All Articles Leadership Management Boost emotional intelligence in a time of AI with these do's and dont's

Boost emotional intelligence in a time of AI with these do’s and dont’s

Leaders can develop their emotional intelligence by following Eliza VanCort's blueprint of do's and don'ts in their communication.

5 min read


emotional intelligence

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Eliza VanCourt

In the age of rapid technological advancements and automation driven by AI, emotional intelligence, or EQ, is an indispensable asset for leaders. While AI excels at processing data, recognizing patterns and automating tasks, it needs to improve in empathy, nuanced contextual understanding, adaptability in emotional situations and ethical decision-making guided by human emotion and values. (Ever try to talk to Siri when you’re frustrated? Her suggestions don’t tend to inspire.) Emotional intelligence affords leaders an invaluable edge in the AI era.

Below are communication dont’s and do’s to help leaders cultivate better emotional intelligence and achieve success. 

The don’ts

The “why?”

Don’t start your feedback with shaming “why” questions.

  • “Why did you do that?”
  • “Why can’t you fix that?”
  • “Why aren’t you working harder?”

Shame doesn’t foster loyalty; indeed, it can be paralyzing.

The blow off

Don’t offer quick reassurances.

  • “Don’t worry about that.”
  • “It’s not a big deal.”
  • “It’ll be fine.”
  • “The glass is half full.”
  • “You poor thing; I know exactly how you feel.”

The last example is the worst. Suggesting you understand someone’s perspective, especially someone with less power and privilege than you, can damage your leadership role.

The command

Don’t jump in and start offering advice right away.

  • “You need to …”
  • “Well, if you would just …”
  • “You should …”

Have you ever been told, “Just go do X. That will fix it!”? If you have, you may recall it didn’t inspire you to do X; it probably made you feel defensive.

The do’s

These tips to foster loyalty and encourage people to share their thoughts and ideas.


Use brief, positive prompts to keep the conversation going and show you are listening. For example, “umm-hmm,” “Oh?” “Then?” “And?” It sounds simple, but so many don’t do it.


Rephrase what you heard to ensure it’s understood and to show you are listening. Do not, however, parrot what the person said precisely. Instead, summarize what you think the person said. This helps combine the facts and pieces of a problem to check for understanding and allows your employees to hear what you think they are saying. For example, “Let’s see if I’m clear about this …” “It sounds to me as if …” This empowers the person you’re talking to because they feel heard and helps them clarify if you need to listen to the story correctly from their perspective.

Emotional labeling

Putting feelings into words, or emotional labeling, often helps a person understand their feelings, which can increase objectivity. To help the person begin, use “door openers.” For example, “From what I’m hearing, it feels like you’re feeling frustrated/worried/anxious …” Then, ask if you’re on the right track. Do not, however, assume that you are. The point is to check in, not to tell someone how they feel.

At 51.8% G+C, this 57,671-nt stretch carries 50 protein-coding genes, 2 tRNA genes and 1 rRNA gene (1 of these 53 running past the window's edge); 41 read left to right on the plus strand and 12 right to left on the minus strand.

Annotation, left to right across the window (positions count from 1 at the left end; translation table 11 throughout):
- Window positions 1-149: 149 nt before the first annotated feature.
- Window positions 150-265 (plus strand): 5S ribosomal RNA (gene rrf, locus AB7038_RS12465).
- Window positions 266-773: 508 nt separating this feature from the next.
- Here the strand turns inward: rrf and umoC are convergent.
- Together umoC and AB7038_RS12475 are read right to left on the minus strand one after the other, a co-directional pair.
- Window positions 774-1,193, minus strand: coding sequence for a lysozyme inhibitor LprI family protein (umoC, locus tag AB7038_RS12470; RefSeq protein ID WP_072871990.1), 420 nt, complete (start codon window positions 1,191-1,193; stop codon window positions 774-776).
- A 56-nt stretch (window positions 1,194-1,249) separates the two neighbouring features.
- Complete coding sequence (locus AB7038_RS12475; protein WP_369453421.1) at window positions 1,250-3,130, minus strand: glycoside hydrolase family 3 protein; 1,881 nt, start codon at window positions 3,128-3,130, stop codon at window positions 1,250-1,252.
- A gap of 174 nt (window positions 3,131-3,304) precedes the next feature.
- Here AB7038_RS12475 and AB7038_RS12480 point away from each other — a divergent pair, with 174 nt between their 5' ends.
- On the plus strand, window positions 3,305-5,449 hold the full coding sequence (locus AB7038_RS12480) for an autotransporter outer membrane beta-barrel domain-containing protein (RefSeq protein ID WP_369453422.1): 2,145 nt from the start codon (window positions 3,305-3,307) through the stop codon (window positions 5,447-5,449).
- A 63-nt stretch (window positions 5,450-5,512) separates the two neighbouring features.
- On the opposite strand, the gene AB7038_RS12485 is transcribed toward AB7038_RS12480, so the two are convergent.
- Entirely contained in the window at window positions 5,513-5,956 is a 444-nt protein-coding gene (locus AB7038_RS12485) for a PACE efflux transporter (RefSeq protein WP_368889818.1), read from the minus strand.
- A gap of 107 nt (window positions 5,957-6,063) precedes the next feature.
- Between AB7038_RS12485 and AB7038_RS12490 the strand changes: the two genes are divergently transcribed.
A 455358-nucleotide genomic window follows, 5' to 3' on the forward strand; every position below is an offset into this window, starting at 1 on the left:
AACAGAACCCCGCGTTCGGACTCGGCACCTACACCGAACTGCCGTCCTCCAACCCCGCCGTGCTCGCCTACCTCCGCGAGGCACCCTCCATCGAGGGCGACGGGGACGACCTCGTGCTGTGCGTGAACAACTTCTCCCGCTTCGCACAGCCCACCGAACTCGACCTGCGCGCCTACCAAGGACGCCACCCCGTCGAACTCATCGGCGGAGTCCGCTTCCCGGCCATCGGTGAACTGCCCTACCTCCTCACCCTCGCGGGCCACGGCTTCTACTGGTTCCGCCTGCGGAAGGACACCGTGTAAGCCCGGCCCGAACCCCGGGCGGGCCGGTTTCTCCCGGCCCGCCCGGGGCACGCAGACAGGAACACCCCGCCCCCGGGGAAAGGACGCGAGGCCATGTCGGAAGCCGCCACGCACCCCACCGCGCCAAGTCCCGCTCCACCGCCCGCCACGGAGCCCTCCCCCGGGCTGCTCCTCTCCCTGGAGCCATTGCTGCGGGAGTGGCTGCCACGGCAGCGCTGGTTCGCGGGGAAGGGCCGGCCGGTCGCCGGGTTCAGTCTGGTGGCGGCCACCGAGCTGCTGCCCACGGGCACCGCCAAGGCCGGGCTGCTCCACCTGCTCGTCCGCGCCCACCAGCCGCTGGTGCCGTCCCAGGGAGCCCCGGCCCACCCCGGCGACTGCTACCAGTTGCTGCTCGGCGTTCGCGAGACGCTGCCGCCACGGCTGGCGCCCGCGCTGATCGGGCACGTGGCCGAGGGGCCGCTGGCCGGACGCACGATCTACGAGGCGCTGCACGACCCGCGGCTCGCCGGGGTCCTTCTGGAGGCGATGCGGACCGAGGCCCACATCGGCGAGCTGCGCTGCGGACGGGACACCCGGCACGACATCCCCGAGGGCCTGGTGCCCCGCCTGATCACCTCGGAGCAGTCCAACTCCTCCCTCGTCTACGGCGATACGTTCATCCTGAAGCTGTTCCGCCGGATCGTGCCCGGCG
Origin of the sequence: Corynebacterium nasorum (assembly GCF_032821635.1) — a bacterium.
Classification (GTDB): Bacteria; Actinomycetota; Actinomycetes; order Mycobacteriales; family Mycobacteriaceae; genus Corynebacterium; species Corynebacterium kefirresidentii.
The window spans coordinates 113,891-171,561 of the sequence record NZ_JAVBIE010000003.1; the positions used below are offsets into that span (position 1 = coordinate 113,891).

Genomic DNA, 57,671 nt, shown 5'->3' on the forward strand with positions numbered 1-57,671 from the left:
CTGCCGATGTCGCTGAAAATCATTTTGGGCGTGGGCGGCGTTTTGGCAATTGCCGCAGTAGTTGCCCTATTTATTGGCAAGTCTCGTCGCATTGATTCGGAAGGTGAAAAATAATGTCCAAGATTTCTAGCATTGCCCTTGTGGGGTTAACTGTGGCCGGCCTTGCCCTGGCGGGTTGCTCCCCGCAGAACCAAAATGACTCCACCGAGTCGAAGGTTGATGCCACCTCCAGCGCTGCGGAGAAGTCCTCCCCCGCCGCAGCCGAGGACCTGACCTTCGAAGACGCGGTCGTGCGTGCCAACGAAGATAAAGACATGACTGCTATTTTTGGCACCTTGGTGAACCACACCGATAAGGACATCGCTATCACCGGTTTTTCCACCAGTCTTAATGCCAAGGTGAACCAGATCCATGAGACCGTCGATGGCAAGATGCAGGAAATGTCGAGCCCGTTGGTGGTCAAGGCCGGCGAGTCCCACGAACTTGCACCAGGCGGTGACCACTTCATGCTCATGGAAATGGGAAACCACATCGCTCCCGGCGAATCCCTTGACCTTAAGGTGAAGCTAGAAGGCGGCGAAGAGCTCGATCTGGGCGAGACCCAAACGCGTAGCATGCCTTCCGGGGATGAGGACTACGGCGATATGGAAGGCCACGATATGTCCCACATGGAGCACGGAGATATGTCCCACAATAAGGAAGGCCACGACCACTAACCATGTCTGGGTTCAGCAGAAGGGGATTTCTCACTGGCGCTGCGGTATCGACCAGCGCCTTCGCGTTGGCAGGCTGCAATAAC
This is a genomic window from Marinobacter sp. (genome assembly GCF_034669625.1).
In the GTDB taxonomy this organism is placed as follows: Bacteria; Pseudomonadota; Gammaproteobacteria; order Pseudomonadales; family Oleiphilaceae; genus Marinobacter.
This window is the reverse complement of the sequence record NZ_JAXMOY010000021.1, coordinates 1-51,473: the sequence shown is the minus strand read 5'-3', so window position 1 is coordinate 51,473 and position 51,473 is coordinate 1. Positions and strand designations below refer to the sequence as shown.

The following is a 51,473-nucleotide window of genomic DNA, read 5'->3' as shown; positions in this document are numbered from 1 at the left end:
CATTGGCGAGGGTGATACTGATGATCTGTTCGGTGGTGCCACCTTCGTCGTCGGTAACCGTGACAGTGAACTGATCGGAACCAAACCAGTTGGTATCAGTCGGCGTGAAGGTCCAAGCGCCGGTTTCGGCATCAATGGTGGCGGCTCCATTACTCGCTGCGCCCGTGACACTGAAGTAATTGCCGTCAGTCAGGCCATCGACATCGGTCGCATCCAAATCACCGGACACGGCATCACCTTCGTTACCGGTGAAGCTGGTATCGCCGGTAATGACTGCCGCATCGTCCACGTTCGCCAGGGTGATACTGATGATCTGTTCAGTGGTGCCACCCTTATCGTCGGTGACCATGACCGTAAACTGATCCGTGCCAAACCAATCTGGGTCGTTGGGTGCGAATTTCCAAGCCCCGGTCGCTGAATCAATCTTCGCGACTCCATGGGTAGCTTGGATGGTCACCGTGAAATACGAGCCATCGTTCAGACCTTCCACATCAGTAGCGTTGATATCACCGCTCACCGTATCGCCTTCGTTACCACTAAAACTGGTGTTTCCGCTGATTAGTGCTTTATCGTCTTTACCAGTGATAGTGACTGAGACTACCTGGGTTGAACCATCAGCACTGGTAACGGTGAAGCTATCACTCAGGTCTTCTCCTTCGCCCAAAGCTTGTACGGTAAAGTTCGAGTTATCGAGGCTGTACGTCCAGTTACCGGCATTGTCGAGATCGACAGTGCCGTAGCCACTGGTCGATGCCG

Ask questions to draw the person out and get more profound and meaningful information. For example, “What do you think would happen if you … ?” or “Have you thought about how you might have created a different outcome?” Let the person draw conclusions; that’s always more powerful than spoon-feeding answers.

Constructive feedback

When it’s time to give feedback, here are some redirecting/conversation techniques that will empower you to advise without causing the person with whom you’re speaking to get defensive.

  • “Let’s talk about solutions.”
  • “May I suggest something?”
  • “Have you thought of trying _____?”
  • “I have thoughts on how I can help if you’d like some support.”
  • “I’m wondering if …” 


This final point is more of a global one, but commit to learning about body language, voice and verbal cues. The first section of my book, A Woman’s Guide To Claiming Space,” is dedicated to this subject, and there are plenty of videos online that can help you learn to identify microbehaviors and forge connections using only your body. If you want to excel and have fun doing it, take an acting class in the Meisner technique. It will turbo-boost your emotional intelligence in ways you never thought possible. 

By embracing these tips and incorporating them into your daily leadership practices, you will enhance your effectiveness and inspire and empower your team to thrive in the ever-evolving landscape of the AI era. Emotional intelligence is the key that unlocks success and resilience. Leaders prioritizing it will better position themselves to succeed and lead in our rapidly changing world.


After enduring traumatic kidnappings as a child and surviving a life-altering bicycle accident as an adult, Eliza VanCort has become a #1 bestselling author, renowned speaker, top podcaster and sought-after consultant. Eliza transforms her audience’s lives using her academic expertise and decades as an acting instructor. She hosts the “Claim Your Space” podcast and her book, A Woman’s Guide to Claiming Space: Stand Tall. Raise Your Voice. Be Heard was named to Maria Shriver’s book of the week.

Opinions expressed by SmartBrief contributors are their own. 


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